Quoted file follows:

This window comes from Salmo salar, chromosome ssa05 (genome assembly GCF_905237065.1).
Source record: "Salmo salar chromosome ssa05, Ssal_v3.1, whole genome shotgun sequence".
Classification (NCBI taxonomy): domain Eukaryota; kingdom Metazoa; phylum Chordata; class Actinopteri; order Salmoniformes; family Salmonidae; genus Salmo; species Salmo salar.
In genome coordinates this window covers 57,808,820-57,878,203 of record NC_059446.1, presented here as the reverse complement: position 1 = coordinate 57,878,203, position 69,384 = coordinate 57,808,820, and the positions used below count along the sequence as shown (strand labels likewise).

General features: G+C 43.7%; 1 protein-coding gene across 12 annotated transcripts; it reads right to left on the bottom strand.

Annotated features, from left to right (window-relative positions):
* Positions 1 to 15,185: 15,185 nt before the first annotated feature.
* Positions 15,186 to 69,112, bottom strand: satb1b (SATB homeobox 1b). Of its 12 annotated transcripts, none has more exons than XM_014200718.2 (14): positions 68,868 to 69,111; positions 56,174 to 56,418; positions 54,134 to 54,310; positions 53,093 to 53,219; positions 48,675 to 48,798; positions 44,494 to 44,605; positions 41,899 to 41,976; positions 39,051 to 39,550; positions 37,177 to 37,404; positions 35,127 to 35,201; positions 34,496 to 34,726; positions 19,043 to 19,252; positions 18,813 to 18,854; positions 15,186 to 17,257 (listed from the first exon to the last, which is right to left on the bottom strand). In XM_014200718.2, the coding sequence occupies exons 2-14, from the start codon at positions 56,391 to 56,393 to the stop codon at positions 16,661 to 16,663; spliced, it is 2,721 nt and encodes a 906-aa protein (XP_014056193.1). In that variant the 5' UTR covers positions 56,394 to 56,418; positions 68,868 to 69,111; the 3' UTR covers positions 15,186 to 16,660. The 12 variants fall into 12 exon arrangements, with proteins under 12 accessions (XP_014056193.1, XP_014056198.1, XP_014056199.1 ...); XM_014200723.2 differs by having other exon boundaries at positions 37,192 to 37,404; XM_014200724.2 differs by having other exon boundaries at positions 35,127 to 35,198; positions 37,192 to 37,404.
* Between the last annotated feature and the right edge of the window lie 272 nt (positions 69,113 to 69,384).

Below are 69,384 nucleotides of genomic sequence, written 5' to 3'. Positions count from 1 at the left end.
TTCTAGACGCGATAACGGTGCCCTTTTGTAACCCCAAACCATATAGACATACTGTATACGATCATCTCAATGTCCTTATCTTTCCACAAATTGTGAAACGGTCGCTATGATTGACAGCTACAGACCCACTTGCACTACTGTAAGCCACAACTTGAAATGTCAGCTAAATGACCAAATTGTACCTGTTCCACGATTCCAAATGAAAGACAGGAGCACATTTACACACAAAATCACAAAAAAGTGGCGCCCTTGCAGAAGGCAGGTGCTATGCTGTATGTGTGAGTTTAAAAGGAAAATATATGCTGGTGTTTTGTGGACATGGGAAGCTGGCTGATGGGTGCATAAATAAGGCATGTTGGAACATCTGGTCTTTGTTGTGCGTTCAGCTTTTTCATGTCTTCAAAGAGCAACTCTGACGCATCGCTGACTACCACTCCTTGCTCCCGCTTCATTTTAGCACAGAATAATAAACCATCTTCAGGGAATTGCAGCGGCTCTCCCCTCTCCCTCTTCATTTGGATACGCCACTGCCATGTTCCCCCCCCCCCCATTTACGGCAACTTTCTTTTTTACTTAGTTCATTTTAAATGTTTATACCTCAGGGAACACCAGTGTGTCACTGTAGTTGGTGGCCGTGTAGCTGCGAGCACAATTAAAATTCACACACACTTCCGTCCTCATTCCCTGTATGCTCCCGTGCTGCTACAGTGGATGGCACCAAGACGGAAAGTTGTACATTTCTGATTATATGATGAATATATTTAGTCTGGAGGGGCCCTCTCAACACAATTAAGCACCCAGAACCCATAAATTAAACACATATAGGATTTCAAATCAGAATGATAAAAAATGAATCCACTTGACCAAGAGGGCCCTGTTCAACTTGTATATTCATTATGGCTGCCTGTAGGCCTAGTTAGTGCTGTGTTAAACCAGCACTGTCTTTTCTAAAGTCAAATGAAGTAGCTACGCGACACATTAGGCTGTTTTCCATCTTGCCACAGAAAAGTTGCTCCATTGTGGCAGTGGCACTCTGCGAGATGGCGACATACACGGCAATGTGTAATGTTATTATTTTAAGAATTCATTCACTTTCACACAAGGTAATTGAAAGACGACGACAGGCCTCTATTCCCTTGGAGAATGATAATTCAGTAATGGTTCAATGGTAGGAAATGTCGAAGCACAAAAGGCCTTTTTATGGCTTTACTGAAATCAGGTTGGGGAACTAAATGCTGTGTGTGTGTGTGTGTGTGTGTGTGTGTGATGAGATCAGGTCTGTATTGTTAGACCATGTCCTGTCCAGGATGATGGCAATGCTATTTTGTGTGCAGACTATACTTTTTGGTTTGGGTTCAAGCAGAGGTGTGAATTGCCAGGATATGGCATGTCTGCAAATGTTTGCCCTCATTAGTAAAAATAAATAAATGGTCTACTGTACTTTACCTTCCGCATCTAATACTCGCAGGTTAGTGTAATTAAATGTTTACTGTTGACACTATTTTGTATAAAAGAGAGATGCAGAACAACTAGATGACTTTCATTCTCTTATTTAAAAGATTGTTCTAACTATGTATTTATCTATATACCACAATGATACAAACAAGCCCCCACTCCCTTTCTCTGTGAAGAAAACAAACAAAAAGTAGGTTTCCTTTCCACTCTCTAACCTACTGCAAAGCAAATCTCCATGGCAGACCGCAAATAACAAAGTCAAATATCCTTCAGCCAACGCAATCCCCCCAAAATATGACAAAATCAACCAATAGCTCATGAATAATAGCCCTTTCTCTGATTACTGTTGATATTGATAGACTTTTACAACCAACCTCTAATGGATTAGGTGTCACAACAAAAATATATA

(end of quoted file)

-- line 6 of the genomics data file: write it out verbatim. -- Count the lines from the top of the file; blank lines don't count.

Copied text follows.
Annotated features, from left to right (window-relative positions):